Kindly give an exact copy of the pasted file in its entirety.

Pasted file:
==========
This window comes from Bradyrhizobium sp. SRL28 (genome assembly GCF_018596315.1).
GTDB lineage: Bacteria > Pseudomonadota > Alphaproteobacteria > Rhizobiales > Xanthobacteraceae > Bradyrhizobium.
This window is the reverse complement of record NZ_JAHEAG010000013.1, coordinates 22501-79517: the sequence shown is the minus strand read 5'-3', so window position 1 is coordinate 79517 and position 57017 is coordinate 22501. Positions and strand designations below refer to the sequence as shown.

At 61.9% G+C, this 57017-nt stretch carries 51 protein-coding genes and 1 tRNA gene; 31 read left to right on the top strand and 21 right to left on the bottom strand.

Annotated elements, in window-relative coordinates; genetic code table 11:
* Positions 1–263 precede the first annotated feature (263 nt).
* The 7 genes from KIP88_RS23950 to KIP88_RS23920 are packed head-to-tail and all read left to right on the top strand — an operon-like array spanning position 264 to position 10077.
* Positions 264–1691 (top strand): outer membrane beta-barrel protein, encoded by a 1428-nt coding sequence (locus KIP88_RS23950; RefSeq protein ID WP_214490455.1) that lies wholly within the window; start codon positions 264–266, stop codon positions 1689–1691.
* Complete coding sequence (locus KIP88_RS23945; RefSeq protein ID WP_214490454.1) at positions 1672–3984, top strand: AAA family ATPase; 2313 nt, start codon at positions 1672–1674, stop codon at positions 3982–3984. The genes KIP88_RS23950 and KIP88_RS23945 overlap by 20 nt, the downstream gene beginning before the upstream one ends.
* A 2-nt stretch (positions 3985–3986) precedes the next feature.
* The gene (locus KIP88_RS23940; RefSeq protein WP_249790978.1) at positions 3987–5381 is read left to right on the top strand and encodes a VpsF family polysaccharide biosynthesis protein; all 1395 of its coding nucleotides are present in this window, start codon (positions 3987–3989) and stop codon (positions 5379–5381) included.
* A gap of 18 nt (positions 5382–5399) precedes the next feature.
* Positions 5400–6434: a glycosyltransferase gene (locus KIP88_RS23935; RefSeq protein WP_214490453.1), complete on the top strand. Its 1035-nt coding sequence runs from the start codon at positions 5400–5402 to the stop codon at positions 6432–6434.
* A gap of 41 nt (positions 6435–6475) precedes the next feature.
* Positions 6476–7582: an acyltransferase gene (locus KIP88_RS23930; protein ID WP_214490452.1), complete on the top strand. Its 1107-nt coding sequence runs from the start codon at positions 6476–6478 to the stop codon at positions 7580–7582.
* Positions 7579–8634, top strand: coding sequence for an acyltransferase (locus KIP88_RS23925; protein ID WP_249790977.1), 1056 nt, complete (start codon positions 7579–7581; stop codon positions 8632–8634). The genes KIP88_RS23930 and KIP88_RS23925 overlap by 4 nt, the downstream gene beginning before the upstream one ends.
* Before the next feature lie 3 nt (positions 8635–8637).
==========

This window comes from Bradyrhizobium sp. SRL28 (genome assembly GCF_018596315.1).
GTDB lineage: Bacteria > Pseudomonadota > Alphaproteobacteria > Rhizobiales > Xanthobacteraceae > Bradyrhizobium.
This window is the reverse complement of record NZ_JAHEAG010000013.1, coordinates 22501-79517: the sequence shown is the minus strand read 5'-3', so window position 1 is coordinate 79517 and position 57017 is coordinate 22501. Positions and strand designations below refer to the sequence as shown.

At 61.9% G+C, this 57017-nt stretch carries 51 protein-coding genes and 1 tRNA gene; 31 read left to right on the top strand and 21 right to left on the bottom strand.

Annotated elements, in window-relative coordinates; genetic code table 11:
* Positions 1–263 precede the first annotated feature (263 nt).
* The 7 genes from KIP88_RS23950 to KIP88_RS23920 are packed head-to-tail and all read left to right on the top strand — an operon-like array spanning position 264 to position 10077.
* Positions 264–1691 (top strand): outer membrane beta-barrel protein, encoded by a 1428-nt coding sequence (locus KIP88_RS23950; RefSeq protein ID WP_214490455.1) that lies wholly within the window; start codon positions 264–266, stop codon positions 1689–1691.
* Complete coding sequence (locus KIP88_RS23945; RefSeq protein ID WP_214490454.1) at positions 1672–3984, top strand: AAA family ATPase; 2313 nt, start codon at positions 1672–1674, stop codon at positions 3982–3984. The genes KIP88_RS23950 and KIP88_RS23945 overlap by 20 nt, the downstream gene beginning before the upstream one ends.
* A 2-nt stretch (positions 3985–3986) precedes the next feature.
* The gene (locus KIP88_RS23940; RefSeq protein WP_249790978.1) at positions 3987–5381 is read left to right on the top strand and encodes a VpsF family polysaccharide biosynthesis protein; all 1395 of its coding nucleotides are present in this window, start codon (positions 3987–3989) and stop codon (positions 5379–5381) included.
* A gap of 18 nt (positions 5382–5399) precedes the next feature.
* Positions 5400–6434: a glycosyltransferase gene (locus KIP88_RS23935; RefSeq protein WP_214490453.1), complete on the top strand. Its 1035-nt coding sequence runs from the start codon at positions 5400–5402 to the stop codon at positions 6432–6434.
* A gap of 41 nt (positions 6435–6475) precedes the next feature.
* Positions 6476–7582: an acyltransferase gene (locus KIP88_RS23930; protein ID WP_214490452.1), complete on the top strand. Its 1107-nt coding sequence runs from the start codon at positions 6476–6478 to the stop codon at positions 7580–7582.
* Positions 7579–8634, top strand: coding sequence for an acyltransferase (locus KIP88_RS23925; protein ID WP_249790977.1), 1056 nt, complete (start codon positions 7579–7581; stop codon positions 8632–8634). The genes KIP88_RS23930 and KIP88_RS23925 overlap by 4 nt, the downstream gene beginning before the upstream one ends.
* Before the next feature lie 3 nt (positions 8635–8637).